This story was reported with the Fuller Project, a journalism nonprofit reporting on global issues impacting women.
Twenty-two-year-old anatomist Andreas Vesalius stood over the limp body of an 18-year-old Belgian noblewoman. A tight corset constricted her torso; she died from an ailment of the lungs, it seemed. But Vesalius, fresh out of medical school in Paris, wasn’t interested in what killed her. He wanted to study something far more controversial: her hymen.
It was the year 1536, and the hymen—a membranous tissue found near the entrance of the vagina—had never been detailed in medical texts. Instead, it was steeped in legend. The notion of purity and chastity determined whether or not women were eligible for marriage and if they even deserved to live.
Not all virgins have hymens, Vesalius later wrote in a groundbreaking book about human anatomy (which included one of the first relatively correct anatomical descriptions of the hymen). But Vesalius would get something crucial wrong: A so-called “intact” hymen, he wrote, was “proof of praiseworthy virginity.”
Nearly 500 years later, this myth remains pervasive around the world. The obsession with women’s virginity isn’t found only in places like Iraq, Indonesia, South Africa, and Afghanistan (a country where premarital sex is a criminal offense). Across the United States, too, emergency-room physicians, gynecologists, sexual-assault nurses, and family doctors report being asked to perform, or performing, “virginity tests”—sham exams in which two fingers or a speculum are inserted into the vagina in search of the hymen or to measure the elasticity of the vaginal walls, neither of which can demonstrate whether or not someone has had intercourse.
“So-called virginity testing is nothing more than an assault on young women with no scientific or medical basis,” says Jonah Bruno, director of communications at the New York State Department of Health. And yet, girls and women are suffering from the fears and consequences of “failing” a virginity test and grappling with the aftermath of being forced to undergo such an invasive exam.
It’s “rape by instrument,” says B, a now-31-year-old woman who asked to be identified by her first initial only because of the blowback she might get from her family. Twenty years after what she calls an “extraordinarily traumatic” forced hymen exam, B is still working with a therapist to cope with the ordeal that drastically changed how she saw herself, her body, and her sexuality.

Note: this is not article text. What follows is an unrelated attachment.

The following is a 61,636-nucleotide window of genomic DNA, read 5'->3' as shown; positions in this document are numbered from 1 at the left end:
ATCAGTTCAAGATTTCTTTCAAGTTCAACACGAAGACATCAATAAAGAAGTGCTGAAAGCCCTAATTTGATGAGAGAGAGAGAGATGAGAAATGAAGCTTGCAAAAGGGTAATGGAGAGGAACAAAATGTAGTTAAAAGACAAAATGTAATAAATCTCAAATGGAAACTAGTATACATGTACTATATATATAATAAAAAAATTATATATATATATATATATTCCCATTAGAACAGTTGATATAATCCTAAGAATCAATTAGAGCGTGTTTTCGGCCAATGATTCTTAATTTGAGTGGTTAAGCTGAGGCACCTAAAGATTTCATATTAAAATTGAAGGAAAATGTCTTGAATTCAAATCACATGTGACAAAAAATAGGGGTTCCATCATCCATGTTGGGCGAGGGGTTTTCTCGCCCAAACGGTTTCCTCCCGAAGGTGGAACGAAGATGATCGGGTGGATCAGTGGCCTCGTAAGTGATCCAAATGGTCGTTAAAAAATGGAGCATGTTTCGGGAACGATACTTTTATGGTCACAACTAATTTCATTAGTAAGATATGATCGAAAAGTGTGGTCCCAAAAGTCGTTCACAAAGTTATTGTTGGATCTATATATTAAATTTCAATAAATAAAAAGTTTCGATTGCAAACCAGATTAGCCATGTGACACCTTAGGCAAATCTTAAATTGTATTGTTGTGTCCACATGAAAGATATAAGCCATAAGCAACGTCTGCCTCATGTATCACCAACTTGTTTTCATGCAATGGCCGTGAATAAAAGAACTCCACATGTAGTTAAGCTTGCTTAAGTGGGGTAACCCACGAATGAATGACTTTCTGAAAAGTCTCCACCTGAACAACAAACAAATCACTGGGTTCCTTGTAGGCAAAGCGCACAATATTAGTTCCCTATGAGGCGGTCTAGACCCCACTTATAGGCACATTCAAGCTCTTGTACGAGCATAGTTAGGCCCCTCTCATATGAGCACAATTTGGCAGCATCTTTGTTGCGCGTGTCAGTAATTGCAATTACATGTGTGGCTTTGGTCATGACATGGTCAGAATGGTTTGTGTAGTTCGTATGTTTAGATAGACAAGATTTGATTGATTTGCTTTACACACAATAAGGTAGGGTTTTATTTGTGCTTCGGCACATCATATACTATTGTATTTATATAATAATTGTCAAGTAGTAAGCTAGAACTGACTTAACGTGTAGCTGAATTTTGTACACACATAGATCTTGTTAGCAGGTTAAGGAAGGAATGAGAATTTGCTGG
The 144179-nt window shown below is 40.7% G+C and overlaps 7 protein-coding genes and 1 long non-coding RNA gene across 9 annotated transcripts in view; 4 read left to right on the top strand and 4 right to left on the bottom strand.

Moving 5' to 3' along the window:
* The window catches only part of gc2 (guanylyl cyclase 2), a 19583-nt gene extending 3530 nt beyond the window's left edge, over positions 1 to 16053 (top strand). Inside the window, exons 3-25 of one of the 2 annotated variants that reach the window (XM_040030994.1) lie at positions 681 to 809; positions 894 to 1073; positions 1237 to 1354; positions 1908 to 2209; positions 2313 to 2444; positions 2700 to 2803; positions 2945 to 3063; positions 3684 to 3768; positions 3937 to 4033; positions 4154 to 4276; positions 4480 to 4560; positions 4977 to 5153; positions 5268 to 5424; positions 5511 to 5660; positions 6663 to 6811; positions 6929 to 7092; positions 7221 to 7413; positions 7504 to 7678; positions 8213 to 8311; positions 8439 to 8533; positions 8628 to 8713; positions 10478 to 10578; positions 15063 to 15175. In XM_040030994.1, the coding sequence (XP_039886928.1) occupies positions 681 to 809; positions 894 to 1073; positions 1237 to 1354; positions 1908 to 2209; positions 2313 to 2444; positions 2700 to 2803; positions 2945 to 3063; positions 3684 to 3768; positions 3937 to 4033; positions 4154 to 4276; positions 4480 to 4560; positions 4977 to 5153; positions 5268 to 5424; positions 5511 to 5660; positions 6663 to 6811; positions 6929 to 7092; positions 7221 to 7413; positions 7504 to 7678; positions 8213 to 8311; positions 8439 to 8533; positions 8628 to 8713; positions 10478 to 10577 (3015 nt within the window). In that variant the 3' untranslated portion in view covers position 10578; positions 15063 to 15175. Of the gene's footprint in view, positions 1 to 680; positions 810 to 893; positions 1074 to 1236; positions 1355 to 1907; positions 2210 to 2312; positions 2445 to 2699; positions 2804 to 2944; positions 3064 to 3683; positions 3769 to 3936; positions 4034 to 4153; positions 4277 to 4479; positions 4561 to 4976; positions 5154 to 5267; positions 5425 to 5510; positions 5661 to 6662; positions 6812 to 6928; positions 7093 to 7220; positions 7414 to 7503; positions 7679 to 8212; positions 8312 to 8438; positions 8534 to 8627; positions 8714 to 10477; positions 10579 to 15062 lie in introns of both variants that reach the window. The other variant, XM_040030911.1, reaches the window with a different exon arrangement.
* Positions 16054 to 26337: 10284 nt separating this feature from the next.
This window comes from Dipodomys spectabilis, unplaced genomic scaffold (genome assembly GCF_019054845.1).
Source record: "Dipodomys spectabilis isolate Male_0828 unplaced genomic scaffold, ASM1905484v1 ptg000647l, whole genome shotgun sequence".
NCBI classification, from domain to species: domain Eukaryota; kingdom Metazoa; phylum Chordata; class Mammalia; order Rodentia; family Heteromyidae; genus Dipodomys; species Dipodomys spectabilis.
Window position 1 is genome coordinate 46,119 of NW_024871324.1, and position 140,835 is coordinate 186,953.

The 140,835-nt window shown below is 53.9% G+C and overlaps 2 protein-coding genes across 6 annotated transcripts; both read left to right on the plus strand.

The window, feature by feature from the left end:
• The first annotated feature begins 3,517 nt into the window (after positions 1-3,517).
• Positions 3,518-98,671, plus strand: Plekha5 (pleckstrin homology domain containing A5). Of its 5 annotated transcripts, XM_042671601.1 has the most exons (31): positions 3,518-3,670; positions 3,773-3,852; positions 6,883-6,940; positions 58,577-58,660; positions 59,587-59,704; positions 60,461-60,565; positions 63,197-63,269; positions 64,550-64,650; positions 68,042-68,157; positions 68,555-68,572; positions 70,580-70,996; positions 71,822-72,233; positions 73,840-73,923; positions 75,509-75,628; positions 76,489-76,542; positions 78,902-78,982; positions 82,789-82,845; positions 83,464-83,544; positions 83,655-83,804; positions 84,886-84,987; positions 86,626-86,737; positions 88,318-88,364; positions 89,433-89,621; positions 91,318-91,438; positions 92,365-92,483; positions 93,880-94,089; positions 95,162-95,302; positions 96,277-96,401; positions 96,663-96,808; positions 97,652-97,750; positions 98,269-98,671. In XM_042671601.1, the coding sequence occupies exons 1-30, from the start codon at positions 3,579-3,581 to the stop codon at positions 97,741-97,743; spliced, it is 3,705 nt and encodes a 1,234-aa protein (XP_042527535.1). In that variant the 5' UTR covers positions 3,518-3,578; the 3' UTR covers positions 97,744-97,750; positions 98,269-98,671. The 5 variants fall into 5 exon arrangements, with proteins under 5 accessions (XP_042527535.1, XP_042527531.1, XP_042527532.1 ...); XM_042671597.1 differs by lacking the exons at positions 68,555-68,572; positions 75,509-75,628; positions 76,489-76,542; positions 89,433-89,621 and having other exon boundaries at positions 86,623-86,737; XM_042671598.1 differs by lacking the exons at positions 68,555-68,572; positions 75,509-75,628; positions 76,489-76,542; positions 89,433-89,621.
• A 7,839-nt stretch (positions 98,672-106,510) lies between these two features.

During her exam in 1999, B’s own mother held her down on an exam table at a North Carolina clinic. The doctor inserted a long cotton swab into her vagina, searching for a sign that would convince her mom that she was a virgin. B had a urinary-tract infection, and her mom was sure it was because she was sexually active. The then shy, studious fifth grader had never kissed a boy, but that didn’t matter: Her mom would believe her only if a doctor checked her hymen. After a few minutes, the doctor declared, “Congrats, Mom, she’s still a virgin,” and B breathed a sigh of relief; she had been terrified her hymen had already “broken” during cheerleading practice. Looking back, B says the doctor could have just as easily said she was not a virgin, potentially submitting her to the wrath of her abusive alcoholic mother.
A year after the exam, when B was 12, a stranger molested her outside of a park. She never told her mother, fearing she would see her differently. When she was 14, a boy raped her at a party. Again, she didn’t tell her mom, worrying “she wouldn’t love me if I wasn’t a virgin.” B ties her trauma back to the messaging she received as she lay on the exam table shaking in fear. “I felt like I was, at that point, damaged—like no one would care,” B says. “If I wasn’t a virgin or pure in some way, I was damaged or unwanted.”
For Elena*, a 21-year-old woman whose mom forced her to undergo a so-called virginity test in Kentucky in 2012, the experience destroyed their relationship and left her traumatized. “I’m not raising a whore!” her mom screamed in the car on the way home from school after discovering Elena’s friend had sent naked photos of herself to a boy on Facebook. A gynecologist checked Elena’s hymen and handed a piece of paper to her mom saying she was, in fact, a virgin. “I never told her a private thing again,” Elena says.
On anonymous online platforms like Reddit, where both B and Elena first turned seeking support, women in the United States and abroad share their own painful, abusive, and arguably illegal experiences with virginity testing—mothers instructing doctors to test their daughters, without consent. They talk of “being so terrified and ashamed,” of being held down by a parent while a male gynecologist “violated” them.
Women are suffering for no reason. No medical procedure exists that can accurately determine if a woman—or a man, for that matter—is a virgin. The hymen often tears or wears away as women age and during everyday activities like running, just as it can stretch during sex.
One year ago this month, the World Health Organization called on governments worldwide to ban virginity testing, arguing that the procedure “violates several human rights and ethical standards, including the fundamental principle in medicine to do no harm.” While the international fight to end virginity testing is well-documented and ongoing, there has been almost no action or public acknowledgment by the medical community or by legislators that girls and women are being coerced and forced into undergoing virginity testing in the United States. It’s largely been kept a secret—until now.